Despite its implausibility, however, Hendon says he can see where coffee drinkers might’ve gotten this misconception in their heads. He thinks it stems from a placebo effect or emotional context — more so than a coffee’s changing chemistry.
“Where the myth might come from is that when you drink a hot cup of coffee for the very first time through the buzz that you get from a hot cup of coffee — when you know it's freshly brewed and all that — affects you in ways that are intangible and not related necessarily to what the chemistry is that you're actually consuming,” Hendon explains.
He equates it to smelling bacon at dinner smacked on some cheeseburger versus the fresh smell of morning bacon. “That is a very different experience,” Hendon says.
In other words, your first cup just hits different.
As reported in the New York Times, the dwindling effect of your second or third coffee may also have to do with the paradoxical phenomenon that drinking more caffeinated coffee can actually sometimes make you sleepier.
“I've never had a cup of coffee in my life that I didn't get to the bottom of.”
But although your coffee’s caffeine levels remain stable, that doesn’t mean your coffee will go unchanged by its reheating, Hendon says.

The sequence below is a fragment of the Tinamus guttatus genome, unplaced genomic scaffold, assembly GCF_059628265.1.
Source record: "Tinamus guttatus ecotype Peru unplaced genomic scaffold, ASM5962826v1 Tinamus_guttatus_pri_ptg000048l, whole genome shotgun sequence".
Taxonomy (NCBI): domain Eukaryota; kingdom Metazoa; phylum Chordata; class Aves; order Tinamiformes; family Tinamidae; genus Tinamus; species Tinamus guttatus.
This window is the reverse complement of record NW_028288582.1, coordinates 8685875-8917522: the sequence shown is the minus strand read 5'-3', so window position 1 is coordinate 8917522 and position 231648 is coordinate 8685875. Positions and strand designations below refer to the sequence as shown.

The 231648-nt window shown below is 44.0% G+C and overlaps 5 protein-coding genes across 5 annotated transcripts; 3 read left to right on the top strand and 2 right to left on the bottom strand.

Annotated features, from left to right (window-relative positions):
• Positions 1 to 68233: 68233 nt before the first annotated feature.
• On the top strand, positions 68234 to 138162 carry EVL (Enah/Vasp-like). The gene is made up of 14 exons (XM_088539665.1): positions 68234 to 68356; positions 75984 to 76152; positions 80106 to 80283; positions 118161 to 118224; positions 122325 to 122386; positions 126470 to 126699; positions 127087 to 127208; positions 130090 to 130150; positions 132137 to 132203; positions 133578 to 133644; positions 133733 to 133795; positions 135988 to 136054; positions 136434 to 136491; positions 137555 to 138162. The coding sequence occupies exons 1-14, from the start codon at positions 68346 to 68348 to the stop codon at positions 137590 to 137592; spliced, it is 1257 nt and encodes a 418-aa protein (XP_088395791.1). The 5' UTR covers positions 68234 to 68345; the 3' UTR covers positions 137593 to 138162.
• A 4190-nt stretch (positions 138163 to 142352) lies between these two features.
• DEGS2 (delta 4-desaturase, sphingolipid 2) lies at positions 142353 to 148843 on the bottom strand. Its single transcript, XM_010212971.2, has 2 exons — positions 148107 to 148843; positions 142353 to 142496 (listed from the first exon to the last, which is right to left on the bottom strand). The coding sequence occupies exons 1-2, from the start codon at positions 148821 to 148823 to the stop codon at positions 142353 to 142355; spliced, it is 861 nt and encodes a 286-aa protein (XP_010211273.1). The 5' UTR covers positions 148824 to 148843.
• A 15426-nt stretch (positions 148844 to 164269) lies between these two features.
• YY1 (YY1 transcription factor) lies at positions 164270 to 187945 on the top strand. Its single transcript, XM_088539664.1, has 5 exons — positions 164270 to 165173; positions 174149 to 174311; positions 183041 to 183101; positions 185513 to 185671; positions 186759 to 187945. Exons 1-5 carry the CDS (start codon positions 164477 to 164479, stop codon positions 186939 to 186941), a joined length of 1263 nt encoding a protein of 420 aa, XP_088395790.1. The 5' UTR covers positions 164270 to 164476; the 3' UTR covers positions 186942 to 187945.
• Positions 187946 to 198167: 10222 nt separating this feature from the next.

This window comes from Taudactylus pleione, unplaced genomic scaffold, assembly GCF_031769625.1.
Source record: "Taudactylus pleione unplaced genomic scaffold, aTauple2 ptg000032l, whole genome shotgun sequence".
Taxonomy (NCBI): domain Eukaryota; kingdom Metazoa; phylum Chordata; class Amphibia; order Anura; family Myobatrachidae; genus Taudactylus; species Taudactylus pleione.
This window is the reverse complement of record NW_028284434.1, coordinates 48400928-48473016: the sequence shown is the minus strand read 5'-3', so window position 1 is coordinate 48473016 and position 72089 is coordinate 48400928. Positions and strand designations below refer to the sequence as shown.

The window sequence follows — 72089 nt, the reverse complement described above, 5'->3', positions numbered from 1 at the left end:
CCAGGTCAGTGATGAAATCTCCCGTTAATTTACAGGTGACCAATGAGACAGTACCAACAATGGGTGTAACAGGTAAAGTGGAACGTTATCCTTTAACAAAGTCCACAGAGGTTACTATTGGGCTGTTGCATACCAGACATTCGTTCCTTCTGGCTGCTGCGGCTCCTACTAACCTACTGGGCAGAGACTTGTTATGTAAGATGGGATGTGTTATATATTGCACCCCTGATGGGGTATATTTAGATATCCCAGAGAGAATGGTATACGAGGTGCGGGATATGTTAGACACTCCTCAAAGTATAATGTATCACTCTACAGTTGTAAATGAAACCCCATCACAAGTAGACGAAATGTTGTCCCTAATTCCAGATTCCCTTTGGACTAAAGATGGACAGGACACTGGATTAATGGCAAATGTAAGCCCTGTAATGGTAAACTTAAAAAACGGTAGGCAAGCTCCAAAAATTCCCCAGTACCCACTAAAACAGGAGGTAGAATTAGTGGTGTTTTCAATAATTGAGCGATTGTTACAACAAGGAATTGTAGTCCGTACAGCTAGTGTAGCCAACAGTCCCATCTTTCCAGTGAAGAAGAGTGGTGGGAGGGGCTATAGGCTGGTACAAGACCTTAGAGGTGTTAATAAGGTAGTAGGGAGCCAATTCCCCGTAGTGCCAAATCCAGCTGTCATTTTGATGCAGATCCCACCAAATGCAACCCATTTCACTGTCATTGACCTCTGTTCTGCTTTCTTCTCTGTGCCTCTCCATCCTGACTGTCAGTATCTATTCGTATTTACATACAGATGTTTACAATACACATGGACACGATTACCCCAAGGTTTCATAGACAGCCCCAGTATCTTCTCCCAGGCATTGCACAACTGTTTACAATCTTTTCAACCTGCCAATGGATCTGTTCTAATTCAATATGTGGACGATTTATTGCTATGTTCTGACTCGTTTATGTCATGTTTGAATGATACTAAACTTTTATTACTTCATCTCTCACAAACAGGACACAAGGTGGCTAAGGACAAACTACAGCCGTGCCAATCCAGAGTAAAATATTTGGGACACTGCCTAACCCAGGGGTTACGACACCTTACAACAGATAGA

Like any fresh food item, coffee is only headed towards tasting worse the further it strays from fresh, and reheating speeds up this process by shedding the volatile flavor compounds more quickly.
“Humans have extremely sensitive palates for certain compounds, like detections on the parts per billion scales,” Hendon says. “We have high fidelity assessment of differences in flavor, which makes us remarkable, but it also makes food chemistry in general very complex.”
It is possible that your coffee may taste worse after it's been nuked, Hendon says. But you can rest easy knowing that there’s likely nothing actually dangerous about this habit.
How to best reheat your coffee
If you’re on board with the slightly more bitter (or, slightly more caramel-y, according to Hendon’s palate) taste of reheated coffee, then you should continue reheating it.
However, he advises sticking with the microwave instead of the stovetop to shorten the amount of time those volatile compounds have to escape.
Even better yet, if you’re looking to keep your coffee warm for longer without reheating it, Hendon suggests trying out a temperature-regulating mug (like this one sold by Ember) or even a mini desktop warmer (which I use). Or you could even go old school and pour your coffee into an insulated thermos.
As for Hendon, he says he can barely remember a coffee that he didn’t gulp while it was still hot.
“I've never had a cup of coffee in my life that didn't get to the bottom of,” Hendon laughs. “I'd rather even just drink it at room temperature than heat it back up.”
CHECK, PLEASE is an Inverse series that uses biology, chemistry, and physics to debunk the biggest food myths and assumptions.